Professional Standards Projects: Professional standards for teachers of Indonesian, Professional standards for accomplished teaching of languages and cultures, Professional standards professional development programme, Professional standards for lead teachers of languages
Tony Liddicoat | Michelle Kohler | Angela Scarino | Tim Curnow | Jonathan Crichton | Andrew Scrimgeour | Kathleen Heugh (and Jim Dellit, Anne-Marie Morgan, Kate Loechel, Nives Mercurio, Leo Papademetre, Kazuyo Taguchi)

Past and present members of the Centre have been involved for around 10 years in an ongoing series of projects around professional standards for language teaching, beginning in 2004 with the Professional standards for teachers of Indonesian.  These projects have been funded by the Australian Federation of Modern Language Teachers Associations (AFMLTA) and the Australian Government.  They have involved the development of generic professional standards for language teaching, plus standards for seven specific languages: Chinese, French, German, Italian, Japanese, Indonesian and Spanish.  It has additionally involved designing professional development resources and implementing a professional development programme.  Most recently, standards have been developed for lead teachers of languages.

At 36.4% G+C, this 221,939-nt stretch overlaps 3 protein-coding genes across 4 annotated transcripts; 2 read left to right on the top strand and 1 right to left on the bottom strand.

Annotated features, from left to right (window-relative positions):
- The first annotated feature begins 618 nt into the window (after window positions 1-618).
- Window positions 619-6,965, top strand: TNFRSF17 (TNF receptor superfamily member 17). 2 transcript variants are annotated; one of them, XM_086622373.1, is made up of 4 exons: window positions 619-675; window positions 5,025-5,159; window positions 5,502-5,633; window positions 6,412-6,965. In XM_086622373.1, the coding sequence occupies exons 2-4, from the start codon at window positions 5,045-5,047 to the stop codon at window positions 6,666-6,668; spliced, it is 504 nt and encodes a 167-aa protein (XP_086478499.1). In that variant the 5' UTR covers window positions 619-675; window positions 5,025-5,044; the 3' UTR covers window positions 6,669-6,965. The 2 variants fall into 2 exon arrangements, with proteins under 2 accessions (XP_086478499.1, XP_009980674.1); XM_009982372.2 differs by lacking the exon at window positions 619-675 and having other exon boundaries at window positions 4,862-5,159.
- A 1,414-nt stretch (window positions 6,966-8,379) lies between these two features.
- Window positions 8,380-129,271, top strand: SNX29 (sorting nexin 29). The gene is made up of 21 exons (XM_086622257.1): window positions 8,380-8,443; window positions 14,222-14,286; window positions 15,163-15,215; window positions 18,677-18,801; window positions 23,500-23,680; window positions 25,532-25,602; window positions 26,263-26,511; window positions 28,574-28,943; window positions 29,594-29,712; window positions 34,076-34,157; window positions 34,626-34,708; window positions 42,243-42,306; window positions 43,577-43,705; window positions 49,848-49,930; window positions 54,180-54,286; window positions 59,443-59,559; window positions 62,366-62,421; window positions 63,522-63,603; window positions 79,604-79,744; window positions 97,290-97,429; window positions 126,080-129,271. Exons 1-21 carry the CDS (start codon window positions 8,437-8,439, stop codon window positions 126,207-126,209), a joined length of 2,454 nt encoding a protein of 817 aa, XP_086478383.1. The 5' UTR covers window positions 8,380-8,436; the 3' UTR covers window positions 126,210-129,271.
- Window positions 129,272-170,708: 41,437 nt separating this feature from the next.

Guide to the Teaching Learning and Assessing of Languages in the 21st Century
Angela Scarino | Tony Liddicoat | Michelle Kohler | Andrew Scrimgeour | Jonathan Crichton | Tim Curnow (and Anne-Marie Morgan, Kate Loechel, Nives Mercurio)

This project, funded by the Australian Government, involved researching and developing a guide to the teaching, learning and assessment of languages, with additional language-specific web-based resources which exemplify the principles outlined in the Guide.

Intercultural Language Teaching and Learning in Practice Project (ILTLP)
Angela Scarino | Tony Liddicoat | Jonathan Crichton | Andrew Scrimgeour | Michelle Kohler (and Leo Papademetre, Jim Dellit, Jo Carr, Chantal Crozet)

This project, funded by the Australian Government, developed and delivered professional learning materials in intercultural language teaching and learning for over 400 languages teachers throughout Australia. In a four phase process, participant teachers planned and trialled units of work and long term plans as well as assessment procedures which were incorporated into the professional learning materials. The programme was delivered across Australia to languages teachers, school principals and sector representatives from all states and territories and school sectors.

SafeWork SA Migrant Workers (CALD) Project
Angela Scarino | Jonathan Crichton (and Maureen Dollard, Valerie O’Keefe, CAPR, UniSA)
This project for SafeWork SA is designed to establish how growing numbers of culturally and linguistically diverse (CALD) workers in the aged care industry disseminate, interpret, and understand OHSW information and carry out OHSW instructions. This research will develop guidelines for OHSW which may be generalisable to other industries where CALD workers are employed.